Billy Cook – 50 years and Counting – DTD Exclusive


For most people in their 70’s, it would be a time in life to sit back and relax, but not for Billy Cook. This season marks 50 years of racing for this legend of the dirt track.

Billy, 76-years-old, is still racing at his home track of Cornwall Motor Speedway, where Billy got his first-ever Modified feature win in 1972.

Billy began his racing career back in 1970 when he started racing in the eight-cylinder Street Stock. He but quickly progressed to the Modified class in 1971. He continued racing Modifieds until 2011 when he transitioned into the Sportsman Class. Throughout those years, from time to time, Billy would race in the big-block Modified class or in the Late Models.

“It has been a long run of racing and, over those years, some race experiences still stick in my mind,” Billy explains. “Like the time I was asked to drive the number 53 Sprint Car at Frogtown Speedway. Something I had never done before, but thought I would give it a go. Well, I won and it was an amazing experience winning the one- and only-time racing in a Sprint Car.”

For Billy, now retired, you can find him still puttering around in his shop each day. It’s not easy to put all those years of work aside and just walk away from something you love to do. These days, however, it’s more about working on the race car than customers’ cars.

Even though Billy Cook is the oldest active driver in DIRTcar, Billy can still race with the best of them. It is simply inspiring to watch Billy each week get out on the track and race as hard as anyone out there. Thomas Cook, Billy’s grandson, knows far too well about these facts.

Thomas said, “Racing with my grandpa is a privilege that I don’t think many other people can say. I think it is really awesome and special to be out on the track with him! He has been my role model since I was young and taught me everything he knows about racing. From my first time turning a wrench, to building my own cars, he has always stood behind me and wanted to see me succeed. I have a lot of fun racing with him, exchanging thoughts, and listening to his many racing stories that could entertain you for hours! I enjoy racing with him and I wouldn’t be where I am today without him.”

This has been a venture of a lifetime for Billy, who started out as a car owner, and then driver/owner, and through many of those years, his daughter, Julie White, witnessed Billy’s love for the sport.

Julie said, “Where do I begin? My dad loves to talk about his adventures in racing. I know that when he first started out that he owned a race car before he was the driver. Just happened that his driver didn’t show up one day and he jumped in the driver’s seat and has been there ever since. He is such a noble and humble person so he isn’t racing for the fame or the win. He races for the pure joy of being out there on the track with all the other racers. It would be wonderful to see him in the winner’s circle again but I love that he does it more for the fun of it.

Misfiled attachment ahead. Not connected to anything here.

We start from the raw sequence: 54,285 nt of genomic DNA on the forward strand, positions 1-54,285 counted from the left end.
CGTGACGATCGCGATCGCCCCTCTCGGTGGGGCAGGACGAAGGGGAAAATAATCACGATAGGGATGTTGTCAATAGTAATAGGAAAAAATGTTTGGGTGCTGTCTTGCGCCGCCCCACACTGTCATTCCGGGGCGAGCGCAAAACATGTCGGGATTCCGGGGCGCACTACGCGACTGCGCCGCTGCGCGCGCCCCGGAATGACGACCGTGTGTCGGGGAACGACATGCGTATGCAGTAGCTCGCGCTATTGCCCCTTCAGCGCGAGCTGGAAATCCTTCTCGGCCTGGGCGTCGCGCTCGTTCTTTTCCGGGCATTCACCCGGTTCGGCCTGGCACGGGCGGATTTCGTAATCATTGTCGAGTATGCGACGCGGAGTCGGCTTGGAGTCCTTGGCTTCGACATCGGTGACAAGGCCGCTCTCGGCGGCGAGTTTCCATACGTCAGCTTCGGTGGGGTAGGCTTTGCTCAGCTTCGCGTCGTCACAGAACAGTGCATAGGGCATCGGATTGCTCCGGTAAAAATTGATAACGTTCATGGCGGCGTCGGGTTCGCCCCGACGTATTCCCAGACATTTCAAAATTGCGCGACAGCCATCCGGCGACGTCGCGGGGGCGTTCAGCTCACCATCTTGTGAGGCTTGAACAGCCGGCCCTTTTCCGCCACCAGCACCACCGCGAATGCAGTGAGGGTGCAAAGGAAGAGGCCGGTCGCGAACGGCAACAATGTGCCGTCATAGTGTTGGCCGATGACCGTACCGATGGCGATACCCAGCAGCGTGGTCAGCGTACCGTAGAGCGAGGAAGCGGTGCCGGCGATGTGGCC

“People often ask him when he’s going to quit racing and retire because they don’t understand that it’s not a job to him. It’s not something that he has to endure. Why would anyone want to give up doing something they love? Over the years, he has mentored so many young pit crews who are now racing on their own. My mother teases him that he doesn’t need to put everyone in a race car but that tends to be his way. He’d rather spread out his resources than get the best of the best for himself. He loves the sport so much and wants as many people as possible to be a part of it too. When I was maybe 4 or 5 years old, he was racing in the “Duke Stock” division, it would be Street Stock today.”

She continued, “There was a race at Cornwall Motor Speedway that night and he was working on his car in the driveway. The hood was up and I wanted to see what he was doing so he let me sit right on the edge of the hood and he gave me a screwdriver. I would tap that screwdriver around just making noise but I felt like I was actually working on the motor. He finished up and he won that night! Afterward, he said it must have been my help on the motor that made him win! I always remembered that.

“But that’s how he still is today. I help in the pits by doing what I can, I’ll change a tire, check the air pressure, tie down the car in the trailer. But he still makes me feel important and valued. That’s just how he is to everyone. If you need something at the track, he probably has it and will lend it to you even though he may not have it when he needs it. That’s just how he is and I’m so lucky to have been able to grow up watching him race.”

To many, including myself, Billy has always been the gentleman, always helping or ready to answer any questions or just to chat about racing in general. Billy is by far one of the sport’s best spokespersons.

Yes, Billy is in his “Golden Years” but he will define these years his own way. He will be enjoying every moment, racing with his daughter and his grandson alongside. For there is no better way for Billy to enjoy these years, spending time with family and doing something he loves and creating memories.